This image popped up in my Facebook feed yesterday, and shot an arrow straight into my mum guilt heart.
Oh gawd, I groaned to myself. Look what I’ve done?
You see, I’m guilty of contributing to that mountain of landfill on the left. I’ve used disposable nappies on both of my boys and now that my youngest is being toilet trained, we are getting closer to saying goodbye to them. But I can pretty much times that annual pile of nappies by six, seeing as both of my loves have spent about three years each in throw-away nappies. Gulp.
Now I wish, I really, really wish, I’d used cloth nappies, maybe not all of the time but at least most of the time with my babies. Are you feeling the same way after seeing this photo?
Nappy fact: An environmental hazard
I’ve always known disposables were bad for the environment, but seeing this picture has made me understand just how much of an eco hazard they truly are.
The nappies I have tossed in the bin over and over for five years in a row now are slow to degrade, in fact it is estimated that it takes around 200-500 years for just one nappy to decompose. Just. One.
Add the energy used in producing the thousands of nappies I’ve purchased over years, as well as the number of trees to make the pulp that goes into them and the gas emissions that trapped waste cause and I have to admit I’ve made a big environmental sin in choosing to use them.
I had all the excuses
There were so many reasons why I didn’t bother with cloth nappies. In the early days when my babies were little poo machines and I was a sleep deprived mess, it just wasn’t practical, I remember thinking. My washing load back then was also overflowing, without adding cloth nappies to the pile. Plus, every other parent I knew used disposables. I wasn’t alone. Even my mum told me how lucky I was not to have to wash nappies every day like she did.
Read more on nappies:
- Reusable nappies: How to make the swap
- No nappies needed! The method that toilet trains babies
- 6 trials of living with a determined nappy escape artist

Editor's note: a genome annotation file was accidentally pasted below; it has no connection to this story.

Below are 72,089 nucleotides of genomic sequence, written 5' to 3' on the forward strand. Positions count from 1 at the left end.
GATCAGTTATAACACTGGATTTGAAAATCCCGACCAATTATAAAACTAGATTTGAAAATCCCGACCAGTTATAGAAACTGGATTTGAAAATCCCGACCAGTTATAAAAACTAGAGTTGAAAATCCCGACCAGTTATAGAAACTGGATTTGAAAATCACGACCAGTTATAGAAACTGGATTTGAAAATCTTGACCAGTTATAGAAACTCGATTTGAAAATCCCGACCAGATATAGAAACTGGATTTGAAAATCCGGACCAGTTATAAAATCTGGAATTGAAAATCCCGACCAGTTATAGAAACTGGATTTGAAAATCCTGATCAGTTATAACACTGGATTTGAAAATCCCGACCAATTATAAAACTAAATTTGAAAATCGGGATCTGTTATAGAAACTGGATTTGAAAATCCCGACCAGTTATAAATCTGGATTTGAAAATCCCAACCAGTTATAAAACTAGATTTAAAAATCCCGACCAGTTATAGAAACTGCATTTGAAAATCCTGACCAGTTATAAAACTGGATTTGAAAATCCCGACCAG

But I wish I’d tried
Maybe I wouldn’t have used cloth nappies on my squidgy newborns in the beginning, because I will be honest here, I know I was too fragile to not have had the convenience of disposable nappies to help me cope back then.
But when my babies started pooing less often and I wasn’t such a deer in the headlights new mum, I definitely could have made the switch to modern day cloth nappies – those pin-less fitted ones that are not only washable and reusable but also cute as a button.
If I had done this, I know I would have still used disposables for nights (lest the cloth ones leaked) and probably also when out and about. But that huge nappy mountain in the picture would have been more of a small mound.
How can I make amends now?
I feel I need to act now to reduce my family’s carbon footprint going forward. I can’t take back all the nappies I’ve tossed into landfill, but I can do better going forward.
The first thing I am going to do is toilet train my youngest, once and for all. He’s reluctant to use the toilet and we’ve been trying for a while, but I need to stick with it to get him over the line and out of nappies. I’m making the switch to undies with him today and while that might mean lots of accidents (and extra washing for me), It’s time I got him there.
I am also going to get better with things like walking instead of driving if the distance is short, turning off lights when we are not in the room, composting, and recycling beyond just tossing glass and plastics in one bin and paper in another. Soft plastics (like packets and plastic bags) that can’t go in the plastic bin at home can be tossed in the ‘soft plastic’ recycling shoot at my local supermarket. There’s lots I could be doing and I need to teach my boys to do their bit, too.
And lastly I can write a story about how this picture has made me feel. In doing so I hope it inspires other parents who are spending over $1000 a year on disposables nappies to rethink using them. Like I said, there are some really cute modern-day cloth nappies out there!